What’s going on?
This release of the DNSBL for WordPress is a half-minor update. In a few days back in time a raised act against our contact forms has been observed. ContactForm7 is used on most of the tornevall.net-sites, so it has become frustrating when spam passes through the forms without the ability to instantly blacklist the posts (except for moments when akismet for example helps with the job). So I’ve just added support for WPCF7 into the plugin.
By means, if anything bad arrives via the mail, that has been posted via the contact form there’s just a few seconds between me and a complete blacklist of the sender. In this particular case I’m activating flag 16 (IP_MAILSERVER_SPAM) in the detection configuration and for v2.0.8 a new setting under “Protective options”, called “Turn on support for WPCF7”.
The issue tracker has this case added at https://tracker.tornevall.net/browse/DNSBLWP-63 and has been tested with WPCF7 5.1.4 this far.
dnsbl.tornevall.org has been the primary subname for blacklists several years now. However, it still seems that our 13 year old subname opm.tornevall.org is still going strong. The new DNSBL wasn’t supposed to support that part, however since there’s still quite a lot of resolvers running this check it has been reinstated in the API. The DNSBL has only been running a few days so the loss is probably not even notable, but if there’s time for it there might be built a blacklist validator, to see how many hosts missing this opm-part.
In DNBL v5.0.5 (API release) an advanced whitelisting system is introduced. At first, this whitelist system was implemented in a leaf-application (the honeypot system) but since it’s better to implement it directly at the blacklist entry, this has been done instead.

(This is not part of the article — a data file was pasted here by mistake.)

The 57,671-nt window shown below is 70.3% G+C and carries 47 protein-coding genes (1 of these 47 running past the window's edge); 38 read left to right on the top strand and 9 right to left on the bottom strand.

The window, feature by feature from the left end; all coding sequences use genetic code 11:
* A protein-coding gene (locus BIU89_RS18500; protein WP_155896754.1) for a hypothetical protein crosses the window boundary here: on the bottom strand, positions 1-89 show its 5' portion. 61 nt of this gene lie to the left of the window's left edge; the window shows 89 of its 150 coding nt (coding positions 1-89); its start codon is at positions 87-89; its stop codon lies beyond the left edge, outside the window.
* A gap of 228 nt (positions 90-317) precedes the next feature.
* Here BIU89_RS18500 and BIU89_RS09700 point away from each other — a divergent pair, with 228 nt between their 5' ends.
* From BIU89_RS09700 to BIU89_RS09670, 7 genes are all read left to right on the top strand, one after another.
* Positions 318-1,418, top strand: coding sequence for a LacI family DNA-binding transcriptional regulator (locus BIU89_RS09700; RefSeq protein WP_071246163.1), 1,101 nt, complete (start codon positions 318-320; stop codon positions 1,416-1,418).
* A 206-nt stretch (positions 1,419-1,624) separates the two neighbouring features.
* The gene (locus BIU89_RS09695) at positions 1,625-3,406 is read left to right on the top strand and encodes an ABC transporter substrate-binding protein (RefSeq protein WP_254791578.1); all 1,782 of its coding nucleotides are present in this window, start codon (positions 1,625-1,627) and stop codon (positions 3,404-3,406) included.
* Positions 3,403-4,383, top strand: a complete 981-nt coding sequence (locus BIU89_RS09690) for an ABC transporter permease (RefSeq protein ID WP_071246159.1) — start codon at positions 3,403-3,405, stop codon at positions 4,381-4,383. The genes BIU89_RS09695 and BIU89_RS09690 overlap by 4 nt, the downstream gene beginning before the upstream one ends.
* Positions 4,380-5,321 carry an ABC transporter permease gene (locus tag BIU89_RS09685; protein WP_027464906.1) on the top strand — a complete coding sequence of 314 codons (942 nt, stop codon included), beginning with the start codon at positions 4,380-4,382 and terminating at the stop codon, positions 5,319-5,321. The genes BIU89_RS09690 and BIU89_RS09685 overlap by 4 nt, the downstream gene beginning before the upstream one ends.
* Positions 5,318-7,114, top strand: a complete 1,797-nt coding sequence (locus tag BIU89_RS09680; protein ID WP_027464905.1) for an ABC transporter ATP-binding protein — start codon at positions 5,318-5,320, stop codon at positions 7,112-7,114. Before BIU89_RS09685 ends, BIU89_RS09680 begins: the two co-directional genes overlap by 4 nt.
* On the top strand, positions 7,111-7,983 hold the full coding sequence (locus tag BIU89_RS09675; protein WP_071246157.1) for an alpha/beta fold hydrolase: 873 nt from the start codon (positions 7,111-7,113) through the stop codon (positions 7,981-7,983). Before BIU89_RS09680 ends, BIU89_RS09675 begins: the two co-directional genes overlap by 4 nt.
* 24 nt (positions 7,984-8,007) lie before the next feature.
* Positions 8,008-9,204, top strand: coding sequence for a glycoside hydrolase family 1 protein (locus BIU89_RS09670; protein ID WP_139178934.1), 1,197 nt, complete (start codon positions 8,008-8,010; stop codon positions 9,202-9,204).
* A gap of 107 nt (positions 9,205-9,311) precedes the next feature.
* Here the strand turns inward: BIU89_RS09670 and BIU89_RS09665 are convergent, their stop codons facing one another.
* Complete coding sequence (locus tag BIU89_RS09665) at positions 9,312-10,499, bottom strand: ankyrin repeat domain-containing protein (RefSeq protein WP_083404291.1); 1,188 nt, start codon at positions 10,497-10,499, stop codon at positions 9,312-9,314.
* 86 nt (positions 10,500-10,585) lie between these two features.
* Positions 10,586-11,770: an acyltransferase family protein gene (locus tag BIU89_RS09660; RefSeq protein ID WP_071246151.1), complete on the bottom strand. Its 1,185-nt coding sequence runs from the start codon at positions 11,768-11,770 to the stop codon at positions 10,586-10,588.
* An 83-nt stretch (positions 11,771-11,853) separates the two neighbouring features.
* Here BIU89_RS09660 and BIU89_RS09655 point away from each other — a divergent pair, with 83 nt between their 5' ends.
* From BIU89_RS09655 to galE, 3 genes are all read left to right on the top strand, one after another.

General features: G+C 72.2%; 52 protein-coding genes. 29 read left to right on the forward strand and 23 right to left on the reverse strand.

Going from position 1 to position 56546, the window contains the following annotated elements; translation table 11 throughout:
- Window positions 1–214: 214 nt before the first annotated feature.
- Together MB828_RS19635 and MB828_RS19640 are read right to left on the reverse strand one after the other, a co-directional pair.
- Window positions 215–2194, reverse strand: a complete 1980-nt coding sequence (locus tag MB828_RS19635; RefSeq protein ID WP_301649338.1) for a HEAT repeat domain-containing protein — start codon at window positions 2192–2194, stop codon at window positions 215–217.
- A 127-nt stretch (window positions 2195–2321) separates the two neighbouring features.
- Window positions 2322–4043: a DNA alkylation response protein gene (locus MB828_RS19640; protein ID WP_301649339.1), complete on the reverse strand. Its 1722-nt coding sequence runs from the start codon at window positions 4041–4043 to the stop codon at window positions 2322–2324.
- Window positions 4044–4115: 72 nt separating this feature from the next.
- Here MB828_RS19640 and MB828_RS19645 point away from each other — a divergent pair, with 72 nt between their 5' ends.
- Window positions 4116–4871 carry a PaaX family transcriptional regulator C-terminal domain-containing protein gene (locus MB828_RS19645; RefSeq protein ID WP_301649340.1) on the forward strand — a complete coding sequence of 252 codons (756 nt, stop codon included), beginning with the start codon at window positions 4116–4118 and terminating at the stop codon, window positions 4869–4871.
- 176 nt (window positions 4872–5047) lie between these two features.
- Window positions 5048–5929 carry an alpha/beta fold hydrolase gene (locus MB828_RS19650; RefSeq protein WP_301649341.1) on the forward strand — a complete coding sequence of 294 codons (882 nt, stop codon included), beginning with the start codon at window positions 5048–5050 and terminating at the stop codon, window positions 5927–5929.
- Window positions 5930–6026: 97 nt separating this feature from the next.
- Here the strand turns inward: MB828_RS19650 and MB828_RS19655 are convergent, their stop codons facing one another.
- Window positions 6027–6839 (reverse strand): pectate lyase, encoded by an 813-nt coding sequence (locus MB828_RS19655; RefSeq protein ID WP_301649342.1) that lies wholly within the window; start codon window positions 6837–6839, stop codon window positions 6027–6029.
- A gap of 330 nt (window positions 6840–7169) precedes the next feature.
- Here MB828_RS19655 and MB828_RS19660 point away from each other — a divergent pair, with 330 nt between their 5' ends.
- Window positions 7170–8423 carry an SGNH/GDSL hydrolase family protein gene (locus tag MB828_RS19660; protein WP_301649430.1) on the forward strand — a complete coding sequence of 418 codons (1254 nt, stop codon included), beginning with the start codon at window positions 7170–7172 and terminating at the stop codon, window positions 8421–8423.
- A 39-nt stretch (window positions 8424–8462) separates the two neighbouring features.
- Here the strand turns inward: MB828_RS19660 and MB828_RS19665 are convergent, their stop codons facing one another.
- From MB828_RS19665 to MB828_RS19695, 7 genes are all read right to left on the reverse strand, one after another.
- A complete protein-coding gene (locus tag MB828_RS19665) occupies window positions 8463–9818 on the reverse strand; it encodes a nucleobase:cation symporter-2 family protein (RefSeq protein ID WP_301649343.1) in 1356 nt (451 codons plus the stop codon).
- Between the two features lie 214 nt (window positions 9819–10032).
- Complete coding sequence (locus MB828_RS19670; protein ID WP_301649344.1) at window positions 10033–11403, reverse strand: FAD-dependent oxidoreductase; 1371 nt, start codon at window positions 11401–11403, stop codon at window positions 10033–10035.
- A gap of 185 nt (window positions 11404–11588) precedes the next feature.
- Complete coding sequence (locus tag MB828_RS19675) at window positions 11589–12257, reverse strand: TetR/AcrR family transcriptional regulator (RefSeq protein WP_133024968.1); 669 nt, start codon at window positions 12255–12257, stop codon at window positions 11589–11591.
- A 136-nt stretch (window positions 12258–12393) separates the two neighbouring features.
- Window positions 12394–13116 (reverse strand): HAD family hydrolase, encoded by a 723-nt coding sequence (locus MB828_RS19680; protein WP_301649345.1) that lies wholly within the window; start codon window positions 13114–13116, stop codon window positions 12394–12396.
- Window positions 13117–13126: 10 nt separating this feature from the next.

For example, if we’d like to whitelist Telia mailservers in the DNSBL, we could simply add their SPF inclusions in the system. By adding _spf-a.telia.net, _spf-b.telia.net, etc the DNSBL will check each added ip address if it matches against either a IPv4/IPv6 address that belongs to the SPF pointer or if it is located within a CIDR-based range in the pointers. So if we whitelist _spf-a.telia.net and a blacklist request contains an address in the range of 184.108.40.206/32, that address will be considered whitelisted and throw an exception.
In the primary whitelist the only SPF-exceptions is _spf.tornevall.net and _spf.tornevall.se. Other addresses that also will be whitelisted is the following (that will prevent internal server blacklistings):
127.0.0.0/8 172.16.0.0/12 10.0.0.0/8 192.168.0.0/16
The prior weekend our mail server was moved to a completely new place, so we also decided to shut down the old mailserver.
However, the old server contained important files that handled the blacklist functions (methods that automatically updates and changes the zone data in the zone tornevall.org). As this service has been shut down, an update for the DNSBL API has been deployed since we have been unable to rewrite zone data since then.
This also means that all removals from the removal interface should be instant if everything goes as planned (tests has been successful) – and not hourly.
Just remember that even if removals are instant, your blacklisted IP may still be present in caches around the workd, and won’t be updated instantly.